“Why did you kill your uncle, Petula?” Abby asked calmly.
“I didn’t!” she protested, holding out her hands, palms up.
But Abby didn’t believe it for a second. She knew Petula had lied to her.
Pointing out of the bay window, Abby asked: “Can you see the sun setting over there?”
“Of course I can, I’m not blind!” Petula huffed.
“That means the bay window faces west,” Abby said. “The sun <rises> in the east, and yet you claim to have seen it right before you discovered your uncle’s body. You can’t have done. You didn’t need a reason to be looking into the dining room, Petunia, because you were already in there, murdering your poor, kind-hearted uncle, weren’t you?”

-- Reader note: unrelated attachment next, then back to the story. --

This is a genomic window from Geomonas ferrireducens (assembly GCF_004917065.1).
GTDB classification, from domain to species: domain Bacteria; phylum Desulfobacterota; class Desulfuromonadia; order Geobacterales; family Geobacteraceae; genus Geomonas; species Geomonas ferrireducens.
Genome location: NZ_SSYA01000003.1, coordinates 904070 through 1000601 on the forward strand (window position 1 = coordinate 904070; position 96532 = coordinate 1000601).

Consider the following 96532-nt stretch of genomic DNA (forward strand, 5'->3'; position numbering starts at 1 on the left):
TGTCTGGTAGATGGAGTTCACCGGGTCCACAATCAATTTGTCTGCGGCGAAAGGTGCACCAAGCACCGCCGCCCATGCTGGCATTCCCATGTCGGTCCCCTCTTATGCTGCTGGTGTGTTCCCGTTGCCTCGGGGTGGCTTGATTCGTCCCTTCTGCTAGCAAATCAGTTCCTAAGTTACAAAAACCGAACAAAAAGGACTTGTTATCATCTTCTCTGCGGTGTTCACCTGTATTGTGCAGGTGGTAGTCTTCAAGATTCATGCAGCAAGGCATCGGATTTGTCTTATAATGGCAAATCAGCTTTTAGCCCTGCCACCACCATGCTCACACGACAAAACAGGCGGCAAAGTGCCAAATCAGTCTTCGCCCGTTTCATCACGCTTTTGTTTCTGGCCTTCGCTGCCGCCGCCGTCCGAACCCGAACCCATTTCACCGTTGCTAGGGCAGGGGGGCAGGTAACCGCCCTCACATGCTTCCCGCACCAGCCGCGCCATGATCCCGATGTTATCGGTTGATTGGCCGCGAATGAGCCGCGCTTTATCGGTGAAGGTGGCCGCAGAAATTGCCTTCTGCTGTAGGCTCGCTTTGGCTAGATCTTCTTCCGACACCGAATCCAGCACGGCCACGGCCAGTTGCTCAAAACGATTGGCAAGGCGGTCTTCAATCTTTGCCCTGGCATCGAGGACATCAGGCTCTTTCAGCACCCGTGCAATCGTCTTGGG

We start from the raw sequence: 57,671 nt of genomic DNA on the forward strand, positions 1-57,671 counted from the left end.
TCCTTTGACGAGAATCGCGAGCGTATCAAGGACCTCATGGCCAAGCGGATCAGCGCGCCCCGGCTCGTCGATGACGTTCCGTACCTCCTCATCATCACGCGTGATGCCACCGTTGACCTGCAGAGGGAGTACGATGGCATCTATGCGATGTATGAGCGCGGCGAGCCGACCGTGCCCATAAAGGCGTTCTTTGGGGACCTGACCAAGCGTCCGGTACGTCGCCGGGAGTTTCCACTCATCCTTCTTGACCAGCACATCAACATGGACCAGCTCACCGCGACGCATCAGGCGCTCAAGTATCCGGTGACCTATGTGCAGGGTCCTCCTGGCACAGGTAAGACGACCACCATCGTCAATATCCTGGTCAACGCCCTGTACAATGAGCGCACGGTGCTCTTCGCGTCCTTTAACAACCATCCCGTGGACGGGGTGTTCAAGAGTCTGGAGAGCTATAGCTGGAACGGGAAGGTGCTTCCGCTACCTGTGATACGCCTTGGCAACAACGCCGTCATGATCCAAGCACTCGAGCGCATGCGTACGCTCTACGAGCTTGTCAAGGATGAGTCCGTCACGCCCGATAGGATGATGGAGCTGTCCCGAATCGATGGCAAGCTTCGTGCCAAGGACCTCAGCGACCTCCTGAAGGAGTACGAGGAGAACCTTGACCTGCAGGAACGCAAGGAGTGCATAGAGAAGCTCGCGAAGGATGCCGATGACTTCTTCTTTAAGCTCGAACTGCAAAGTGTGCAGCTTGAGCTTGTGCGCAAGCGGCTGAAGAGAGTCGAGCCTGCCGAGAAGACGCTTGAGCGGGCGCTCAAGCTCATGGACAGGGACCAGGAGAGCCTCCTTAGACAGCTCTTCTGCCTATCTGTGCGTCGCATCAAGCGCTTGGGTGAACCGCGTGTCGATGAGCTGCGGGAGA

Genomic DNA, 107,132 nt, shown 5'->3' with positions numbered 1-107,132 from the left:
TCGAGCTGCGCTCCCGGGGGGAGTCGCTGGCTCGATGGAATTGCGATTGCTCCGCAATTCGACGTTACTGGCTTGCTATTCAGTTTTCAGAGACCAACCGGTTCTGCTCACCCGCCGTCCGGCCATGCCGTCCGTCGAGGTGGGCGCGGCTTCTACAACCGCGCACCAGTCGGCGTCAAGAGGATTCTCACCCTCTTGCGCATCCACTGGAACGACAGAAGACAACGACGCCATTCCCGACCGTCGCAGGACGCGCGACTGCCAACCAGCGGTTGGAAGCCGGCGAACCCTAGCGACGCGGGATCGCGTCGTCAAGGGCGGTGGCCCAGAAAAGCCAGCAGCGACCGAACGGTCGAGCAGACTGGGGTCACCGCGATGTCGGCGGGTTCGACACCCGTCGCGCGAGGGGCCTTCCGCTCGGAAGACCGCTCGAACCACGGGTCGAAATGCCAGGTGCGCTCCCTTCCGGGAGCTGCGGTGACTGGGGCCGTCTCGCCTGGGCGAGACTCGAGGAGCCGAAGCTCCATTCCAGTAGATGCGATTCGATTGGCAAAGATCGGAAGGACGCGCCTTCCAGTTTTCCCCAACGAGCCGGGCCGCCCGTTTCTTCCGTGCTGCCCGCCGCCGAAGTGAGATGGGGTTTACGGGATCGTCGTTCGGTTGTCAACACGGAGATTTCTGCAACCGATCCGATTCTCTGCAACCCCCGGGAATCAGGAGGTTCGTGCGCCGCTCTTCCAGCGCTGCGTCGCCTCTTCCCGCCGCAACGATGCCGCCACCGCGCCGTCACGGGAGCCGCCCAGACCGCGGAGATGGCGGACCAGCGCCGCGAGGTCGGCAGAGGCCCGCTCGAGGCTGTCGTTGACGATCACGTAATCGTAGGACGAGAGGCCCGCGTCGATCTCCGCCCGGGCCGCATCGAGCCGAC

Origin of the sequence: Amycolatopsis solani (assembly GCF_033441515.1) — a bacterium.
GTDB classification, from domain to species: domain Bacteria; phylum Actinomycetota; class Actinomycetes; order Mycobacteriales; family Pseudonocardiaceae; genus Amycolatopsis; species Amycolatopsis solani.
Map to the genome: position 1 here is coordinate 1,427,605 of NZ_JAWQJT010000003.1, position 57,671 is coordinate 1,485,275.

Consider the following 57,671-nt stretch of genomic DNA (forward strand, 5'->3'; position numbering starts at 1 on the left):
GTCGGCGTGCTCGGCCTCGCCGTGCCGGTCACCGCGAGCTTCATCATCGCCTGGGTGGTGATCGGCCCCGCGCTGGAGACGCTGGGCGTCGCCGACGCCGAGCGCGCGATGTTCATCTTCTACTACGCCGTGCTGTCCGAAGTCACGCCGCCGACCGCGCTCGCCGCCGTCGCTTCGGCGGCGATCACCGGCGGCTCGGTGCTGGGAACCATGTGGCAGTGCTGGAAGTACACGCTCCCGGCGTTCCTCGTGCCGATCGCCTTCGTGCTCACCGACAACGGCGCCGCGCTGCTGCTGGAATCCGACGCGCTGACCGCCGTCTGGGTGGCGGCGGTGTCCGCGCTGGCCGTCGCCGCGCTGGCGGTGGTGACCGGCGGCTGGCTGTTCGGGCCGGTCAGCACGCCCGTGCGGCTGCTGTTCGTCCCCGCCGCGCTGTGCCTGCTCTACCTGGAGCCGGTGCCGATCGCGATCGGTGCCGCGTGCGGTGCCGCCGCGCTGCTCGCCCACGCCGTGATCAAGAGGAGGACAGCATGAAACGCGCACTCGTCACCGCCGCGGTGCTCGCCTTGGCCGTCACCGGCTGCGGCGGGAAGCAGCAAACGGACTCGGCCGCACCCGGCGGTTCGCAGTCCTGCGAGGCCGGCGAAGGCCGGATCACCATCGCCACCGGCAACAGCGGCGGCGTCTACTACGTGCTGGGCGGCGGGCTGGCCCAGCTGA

Petula looked utterly flummoxed. Then she simply gave in. “Gerald was haemorrhaging my inheritance with this place,” she hissed. “I begged him to cut his losses and sell it before there was nothing left.”
“But he wouldn’t listen?” Scotty asked.
“No,” she sighed, suddenly deflating. “He felt sure business would pick up. I knew if he was out of the way, I’d inherit the place and then I could sell it while I still had the chance.”
“But instead, you’re going to jail,” Abby said, cuffing her.
And with that, the sun finally disappeared below the horizon, and darkness fell.